Controversial 2016 shooting led to deputy’s reprimand, newly released documents show

Sam Stanton, Molly Sullivan

A Sacramento County Sheriff’s deputy who opened fire on a vehicle after it roared off with him hanging from it violated the department’s use of force policies and was reprimanded, newly released internal affairs documents show.

The 922-page file released late Friday breaks down the October 2016 incident in which Deputy Adam Taylor made a traffic stop that ended with him firing five rounds at the car near Winding Oak Drive and Long Canyon Drive in Fair Oaks.

Records show Taylor told investigators he thought the motorist, Brittney Nicholls, may have been reaching for a gun inside the car and that she drove off with his arm still inside the vehicle before he was able to wrench away but sustained a shoulder injury. The documents also show Taylor told investigators he feared Nicholls might turn the vehicle around and run him down.

But sheriff’s investigators determined that Taylor’s decision to fire at the fleeing car was “risky and not well thought out.”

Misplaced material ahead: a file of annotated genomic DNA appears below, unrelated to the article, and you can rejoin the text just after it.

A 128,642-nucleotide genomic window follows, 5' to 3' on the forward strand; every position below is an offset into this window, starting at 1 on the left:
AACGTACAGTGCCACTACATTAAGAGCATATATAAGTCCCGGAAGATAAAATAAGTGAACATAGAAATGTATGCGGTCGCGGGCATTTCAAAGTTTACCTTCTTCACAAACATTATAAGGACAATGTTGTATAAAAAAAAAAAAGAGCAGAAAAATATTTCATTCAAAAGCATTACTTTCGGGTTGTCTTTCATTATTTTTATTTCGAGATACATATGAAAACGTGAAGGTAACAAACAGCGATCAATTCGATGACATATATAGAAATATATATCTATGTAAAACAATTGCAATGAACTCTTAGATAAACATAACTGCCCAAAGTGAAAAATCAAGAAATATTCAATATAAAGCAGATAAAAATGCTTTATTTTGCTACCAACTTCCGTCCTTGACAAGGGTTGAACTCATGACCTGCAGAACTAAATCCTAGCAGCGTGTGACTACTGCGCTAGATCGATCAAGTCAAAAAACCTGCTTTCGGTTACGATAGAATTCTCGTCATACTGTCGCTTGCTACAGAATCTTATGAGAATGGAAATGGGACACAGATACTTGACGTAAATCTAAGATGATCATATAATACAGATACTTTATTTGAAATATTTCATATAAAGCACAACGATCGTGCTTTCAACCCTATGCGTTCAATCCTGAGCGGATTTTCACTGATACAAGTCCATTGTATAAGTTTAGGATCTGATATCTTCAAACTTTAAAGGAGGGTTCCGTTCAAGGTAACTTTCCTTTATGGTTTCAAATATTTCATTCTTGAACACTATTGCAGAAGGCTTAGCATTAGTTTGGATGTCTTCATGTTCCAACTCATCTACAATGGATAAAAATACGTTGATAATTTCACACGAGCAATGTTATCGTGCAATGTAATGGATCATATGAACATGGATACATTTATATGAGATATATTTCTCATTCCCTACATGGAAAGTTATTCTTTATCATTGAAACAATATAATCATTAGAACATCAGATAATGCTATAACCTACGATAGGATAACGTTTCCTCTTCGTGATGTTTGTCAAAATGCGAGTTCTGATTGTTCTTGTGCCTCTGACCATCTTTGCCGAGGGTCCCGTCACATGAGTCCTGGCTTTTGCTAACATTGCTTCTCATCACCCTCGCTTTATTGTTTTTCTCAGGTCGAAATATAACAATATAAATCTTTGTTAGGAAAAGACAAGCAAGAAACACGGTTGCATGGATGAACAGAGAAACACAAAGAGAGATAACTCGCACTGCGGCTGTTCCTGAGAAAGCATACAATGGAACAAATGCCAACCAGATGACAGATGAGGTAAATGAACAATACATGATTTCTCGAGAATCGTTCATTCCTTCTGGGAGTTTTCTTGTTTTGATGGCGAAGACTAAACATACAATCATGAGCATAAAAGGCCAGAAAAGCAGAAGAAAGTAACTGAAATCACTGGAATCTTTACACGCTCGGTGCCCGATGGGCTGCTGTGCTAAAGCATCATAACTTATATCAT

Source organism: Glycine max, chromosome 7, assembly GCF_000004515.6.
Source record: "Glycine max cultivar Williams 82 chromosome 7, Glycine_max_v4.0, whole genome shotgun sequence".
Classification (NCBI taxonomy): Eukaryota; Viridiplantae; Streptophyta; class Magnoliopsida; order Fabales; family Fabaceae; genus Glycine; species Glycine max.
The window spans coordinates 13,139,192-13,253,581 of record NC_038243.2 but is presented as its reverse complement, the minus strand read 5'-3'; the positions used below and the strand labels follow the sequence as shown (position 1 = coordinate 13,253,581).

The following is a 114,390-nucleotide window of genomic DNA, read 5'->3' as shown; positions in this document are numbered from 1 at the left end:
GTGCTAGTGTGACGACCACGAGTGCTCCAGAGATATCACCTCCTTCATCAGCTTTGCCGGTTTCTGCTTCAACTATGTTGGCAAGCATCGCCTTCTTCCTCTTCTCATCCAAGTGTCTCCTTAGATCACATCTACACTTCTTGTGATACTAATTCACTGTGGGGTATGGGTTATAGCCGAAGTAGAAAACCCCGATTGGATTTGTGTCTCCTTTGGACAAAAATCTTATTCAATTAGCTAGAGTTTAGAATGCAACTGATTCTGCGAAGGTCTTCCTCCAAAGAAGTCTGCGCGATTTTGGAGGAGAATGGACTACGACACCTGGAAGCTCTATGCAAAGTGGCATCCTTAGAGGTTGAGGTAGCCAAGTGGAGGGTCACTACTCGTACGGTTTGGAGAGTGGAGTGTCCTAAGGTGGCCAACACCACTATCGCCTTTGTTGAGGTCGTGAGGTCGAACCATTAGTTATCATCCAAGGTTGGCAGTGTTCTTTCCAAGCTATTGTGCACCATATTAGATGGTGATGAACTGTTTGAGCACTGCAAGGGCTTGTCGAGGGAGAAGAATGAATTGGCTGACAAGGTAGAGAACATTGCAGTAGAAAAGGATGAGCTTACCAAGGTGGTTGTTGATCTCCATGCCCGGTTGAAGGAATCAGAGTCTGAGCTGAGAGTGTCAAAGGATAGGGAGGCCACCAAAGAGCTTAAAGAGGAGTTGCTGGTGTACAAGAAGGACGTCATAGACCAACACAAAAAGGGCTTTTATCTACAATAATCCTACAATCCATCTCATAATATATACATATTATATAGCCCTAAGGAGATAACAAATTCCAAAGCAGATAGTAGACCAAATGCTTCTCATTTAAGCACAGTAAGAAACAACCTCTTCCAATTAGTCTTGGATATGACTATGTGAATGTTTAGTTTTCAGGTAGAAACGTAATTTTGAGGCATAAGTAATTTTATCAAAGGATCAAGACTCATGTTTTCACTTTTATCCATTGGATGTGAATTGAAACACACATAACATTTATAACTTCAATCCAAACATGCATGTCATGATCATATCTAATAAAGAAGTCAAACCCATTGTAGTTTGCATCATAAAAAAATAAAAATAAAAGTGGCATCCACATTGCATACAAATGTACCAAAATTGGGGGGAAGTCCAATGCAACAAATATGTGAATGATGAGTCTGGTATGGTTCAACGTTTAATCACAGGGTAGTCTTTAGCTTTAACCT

“Although Deputy Taylor stated he thought the vehicle was going to return ad run him over and finish him of, I don’t believe the threat of this happening existed,” an Oct. 12, 2017, finding by Chief Deputy Phil Brelje found.

The findings are contained in disciplinary documents law enforcement agencies are now required to make public as a result of Senate Bill 1421, passed last year. Sheriff Scott Jones’ office has so far released 11 such files in the wake of a successful lawsuit by The Sacramento Bee to force disclosure of the documents.

The findings concur with then-inspector general Rick Braziel’s opinion published in a 2017 annual report.

In his review of the case, Braziel said Taylor’s use of his duty weapon was not reasonable, citing that Nicholls and the passengers of the vehicle “did not pose an immediate threat of death or serious bodily injury” to the deputy.

“The use of deadly force against Nicholls was not reasonable or necessary and placed Nicholls and the two passengers at risk of serious injury or death,” Braziel said in the report.

Braziel later clashed with Jones over his review of such cases, and Jones ultimately refused to allow him access to sheriff’s facilities, effectively ending Braziel’s position as the county’s inspector general.

Sacramento County District Attorney Anne Marie Schubert also reviewed the shooting and determined a jury would not likely find wrongdoing.

On October 25, 2016, Nicholls was charged with two felony counts of battery of a peace officer, but the charges were later dismissed in May 2017, according to court records.

Nicholls later sued the department in federal court over the incident; that case was settled in April.